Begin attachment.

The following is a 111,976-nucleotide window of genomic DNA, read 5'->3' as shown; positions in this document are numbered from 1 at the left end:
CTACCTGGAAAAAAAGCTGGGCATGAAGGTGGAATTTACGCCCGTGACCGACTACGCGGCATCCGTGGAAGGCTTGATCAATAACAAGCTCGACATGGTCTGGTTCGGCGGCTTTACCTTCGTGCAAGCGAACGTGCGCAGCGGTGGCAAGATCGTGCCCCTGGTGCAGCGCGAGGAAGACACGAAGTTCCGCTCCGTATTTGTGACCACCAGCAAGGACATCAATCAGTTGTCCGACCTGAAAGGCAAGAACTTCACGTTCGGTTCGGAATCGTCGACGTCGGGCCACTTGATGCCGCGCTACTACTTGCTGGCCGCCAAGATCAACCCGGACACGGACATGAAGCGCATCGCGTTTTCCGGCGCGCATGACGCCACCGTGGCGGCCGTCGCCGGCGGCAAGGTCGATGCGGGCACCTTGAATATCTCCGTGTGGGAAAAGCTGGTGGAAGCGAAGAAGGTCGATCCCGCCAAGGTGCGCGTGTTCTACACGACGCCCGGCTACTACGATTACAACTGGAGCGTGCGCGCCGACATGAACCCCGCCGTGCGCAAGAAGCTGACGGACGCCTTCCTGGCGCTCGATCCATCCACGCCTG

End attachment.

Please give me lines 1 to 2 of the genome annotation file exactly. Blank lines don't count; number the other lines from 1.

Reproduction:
The following is a 111,976-nucleotide window of genomic DNA, read 5'->3' as shown; positions in this document are numbered from 1 at the left end:
CTACCTGGAAAAAAAGCTGGGCATGAAGGTGGAATTTACGCCCGTGACCGACTACGCGGCATCCGTGGAAGGCTTGATCAATAACAAGCTCGACATGGTCTGGTTCGGCGGCTTTACCTTCGTGCAAGCGAACGTGCGCAGCGGTGGCAAGATCGTGCCCCTGGTGCAGCGCGAGGAAGACACGAAGTTCCGCTCCGTATTTGTGACCACCAGCAAGGACATCAATCAGTTGTCCGACCTGAAAGGCAAGAACTTCACGTTCGGTTCGGAATCGTCGACGTCGGGCCACTTGATGCCGCGCTACTACTTGCTGGCCGCCAAGATCAACCCGGACACGGACATGAAGCGCATCGCGTTTTCCGGCGCGCATGACGCCACCGTGGCGGCCGTCGCCGGCGGCAAGGTCGATGCGGGCACCTTGAATATCTCCGTGTGGGAAAAGCTGGTGGAAGCGAAGAAGGTCGATCCCGCCAAGGTGCGCGTGTTCTACACGACGCCCGGCTACTACGATTACAACTGGAGCGTGCGCGCCGACATGAACCCCGCCGTGCGCAAGAAGCTGACGGACGCCTTCCTGGCGCTCGATCCATCCACGCCTG